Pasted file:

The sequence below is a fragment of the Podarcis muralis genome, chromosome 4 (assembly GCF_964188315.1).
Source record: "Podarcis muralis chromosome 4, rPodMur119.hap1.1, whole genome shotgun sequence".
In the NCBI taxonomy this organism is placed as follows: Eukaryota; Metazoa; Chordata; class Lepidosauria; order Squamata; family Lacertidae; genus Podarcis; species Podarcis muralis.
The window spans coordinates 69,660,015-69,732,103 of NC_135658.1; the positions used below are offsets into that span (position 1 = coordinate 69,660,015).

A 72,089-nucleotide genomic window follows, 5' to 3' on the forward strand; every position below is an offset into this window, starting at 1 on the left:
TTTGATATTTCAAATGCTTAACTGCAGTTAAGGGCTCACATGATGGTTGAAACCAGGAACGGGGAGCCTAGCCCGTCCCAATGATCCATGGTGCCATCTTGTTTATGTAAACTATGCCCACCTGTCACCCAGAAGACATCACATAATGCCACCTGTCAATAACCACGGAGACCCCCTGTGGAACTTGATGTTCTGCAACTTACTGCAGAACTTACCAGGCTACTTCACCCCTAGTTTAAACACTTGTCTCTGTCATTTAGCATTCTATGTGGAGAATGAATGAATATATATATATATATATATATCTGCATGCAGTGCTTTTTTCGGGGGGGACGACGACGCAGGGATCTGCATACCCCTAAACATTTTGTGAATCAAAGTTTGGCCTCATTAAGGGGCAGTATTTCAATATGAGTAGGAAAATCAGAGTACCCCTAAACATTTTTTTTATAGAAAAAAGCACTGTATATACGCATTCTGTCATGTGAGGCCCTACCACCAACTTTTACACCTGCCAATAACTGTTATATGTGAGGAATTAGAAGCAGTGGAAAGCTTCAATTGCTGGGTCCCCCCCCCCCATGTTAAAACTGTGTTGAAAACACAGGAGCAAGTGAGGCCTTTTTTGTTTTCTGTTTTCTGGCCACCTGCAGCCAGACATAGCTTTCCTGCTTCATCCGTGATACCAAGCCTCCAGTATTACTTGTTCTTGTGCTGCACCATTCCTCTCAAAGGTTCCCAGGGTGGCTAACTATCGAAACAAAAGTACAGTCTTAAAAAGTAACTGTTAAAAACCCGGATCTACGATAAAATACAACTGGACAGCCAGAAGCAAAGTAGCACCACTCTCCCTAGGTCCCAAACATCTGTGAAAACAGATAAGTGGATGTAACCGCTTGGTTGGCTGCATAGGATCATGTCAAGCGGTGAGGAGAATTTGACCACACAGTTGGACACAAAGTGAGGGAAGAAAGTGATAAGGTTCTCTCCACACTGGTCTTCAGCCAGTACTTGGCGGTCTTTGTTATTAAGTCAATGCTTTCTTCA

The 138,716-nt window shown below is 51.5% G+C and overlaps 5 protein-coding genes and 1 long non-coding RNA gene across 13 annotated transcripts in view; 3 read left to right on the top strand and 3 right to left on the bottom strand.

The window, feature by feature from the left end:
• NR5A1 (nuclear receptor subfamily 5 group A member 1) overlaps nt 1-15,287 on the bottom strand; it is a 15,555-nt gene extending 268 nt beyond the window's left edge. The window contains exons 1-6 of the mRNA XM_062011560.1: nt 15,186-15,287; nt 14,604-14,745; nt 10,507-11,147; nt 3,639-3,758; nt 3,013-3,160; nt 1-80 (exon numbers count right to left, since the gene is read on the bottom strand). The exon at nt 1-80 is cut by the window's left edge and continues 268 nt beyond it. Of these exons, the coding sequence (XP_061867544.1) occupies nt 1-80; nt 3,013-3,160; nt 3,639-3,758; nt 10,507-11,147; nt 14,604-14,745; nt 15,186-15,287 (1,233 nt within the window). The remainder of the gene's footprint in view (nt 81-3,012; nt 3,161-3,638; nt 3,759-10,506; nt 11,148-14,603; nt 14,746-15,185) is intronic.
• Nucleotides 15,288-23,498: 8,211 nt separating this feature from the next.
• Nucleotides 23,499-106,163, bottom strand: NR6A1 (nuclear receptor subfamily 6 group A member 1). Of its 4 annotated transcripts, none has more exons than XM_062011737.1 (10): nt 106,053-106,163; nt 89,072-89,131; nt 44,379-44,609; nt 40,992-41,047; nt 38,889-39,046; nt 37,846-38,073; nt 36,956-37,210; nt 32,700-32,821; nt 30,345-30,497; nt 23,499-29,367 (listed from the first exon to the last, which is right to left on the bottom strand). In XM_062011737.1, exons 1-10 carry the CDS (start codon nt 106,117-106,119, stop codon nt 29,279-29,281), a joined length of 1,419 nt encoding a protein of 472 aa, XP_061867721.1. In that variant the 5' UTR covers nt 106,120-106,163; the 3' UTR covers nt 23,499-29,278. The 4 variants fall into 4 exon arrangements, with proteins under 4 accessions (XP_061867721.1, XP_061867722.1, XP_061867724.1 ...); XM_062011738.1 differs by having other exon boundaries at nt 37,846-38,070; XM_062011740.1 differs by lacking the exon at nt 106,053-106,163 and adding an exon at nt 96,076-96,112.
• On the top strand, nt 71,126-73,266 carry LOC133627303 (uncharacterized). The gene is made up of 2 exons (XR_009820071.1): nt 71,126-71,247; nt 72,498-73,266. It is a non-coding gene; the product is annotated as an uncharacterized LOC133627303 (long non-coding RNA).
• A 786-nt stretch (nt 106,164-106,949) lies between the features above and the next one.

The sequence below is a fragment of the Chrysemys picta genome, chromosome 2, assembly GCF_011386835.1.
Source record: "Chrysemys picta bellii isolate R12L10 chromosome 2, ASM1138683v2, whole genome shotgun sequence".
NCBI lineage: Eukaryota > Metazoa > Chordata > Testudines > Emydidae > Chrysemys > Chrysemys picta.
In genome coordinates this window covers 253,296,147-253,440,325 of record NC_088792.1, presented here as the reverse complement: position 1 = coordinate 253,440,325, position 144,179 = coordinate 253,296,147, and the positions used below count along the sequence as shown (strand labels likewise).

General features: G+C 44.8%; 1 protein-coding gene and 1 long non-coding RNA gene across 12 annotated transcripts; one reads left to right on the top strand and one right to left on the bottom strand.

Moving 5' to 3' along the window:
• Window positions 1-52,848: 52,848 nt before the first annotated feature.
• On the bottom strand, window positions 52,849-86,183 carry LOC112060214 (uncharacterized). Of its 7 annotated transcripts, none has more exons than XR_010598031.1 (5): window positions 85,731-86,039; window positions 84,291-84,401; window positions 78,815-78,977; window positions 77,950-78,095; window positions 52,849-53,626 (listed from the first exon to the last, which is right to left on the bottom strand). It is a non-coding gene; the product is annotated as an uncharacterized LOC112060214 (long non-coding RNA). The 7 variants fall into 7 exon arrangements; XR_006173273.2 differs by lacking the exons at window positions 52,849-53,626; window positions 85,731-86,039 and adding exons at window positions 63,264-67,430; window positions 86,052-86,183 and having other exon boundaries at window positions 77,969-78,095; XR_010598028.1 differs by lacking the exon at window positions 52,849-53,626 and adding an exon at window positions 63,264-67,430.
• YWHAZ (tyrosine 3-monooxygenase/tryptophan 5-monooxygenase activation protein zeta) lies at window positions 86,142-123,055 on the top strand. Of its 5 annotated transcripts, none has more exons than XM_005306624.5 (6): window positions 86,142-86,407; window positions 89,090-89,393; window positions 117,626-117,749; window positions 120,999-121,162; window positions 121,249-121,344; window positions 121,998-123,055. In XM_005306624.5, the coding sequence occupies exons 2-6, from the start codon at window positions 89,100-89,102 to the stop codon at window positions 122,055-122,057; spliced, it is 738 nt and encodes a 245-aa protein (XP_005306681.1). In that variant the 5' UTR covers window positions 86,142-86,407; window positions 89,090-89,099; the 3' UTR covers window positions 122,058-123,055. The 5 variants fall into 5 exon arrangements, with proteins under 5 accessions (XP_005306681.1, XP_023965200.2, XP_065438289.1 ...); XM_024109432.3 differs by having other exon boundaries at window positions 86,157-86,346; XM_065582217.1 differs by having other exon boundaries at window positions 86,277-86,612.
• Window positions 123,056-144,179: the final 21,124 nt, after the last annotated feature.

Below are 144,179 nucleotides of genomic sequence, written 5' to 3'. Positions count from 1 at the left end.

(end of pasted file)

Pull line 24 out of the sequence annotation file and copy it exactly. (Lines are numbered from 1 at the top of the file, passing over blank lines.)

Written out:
Below are 144,179 nucleotides of genomic sequence, written 5' to 3'. Positions count from 1 at the left end.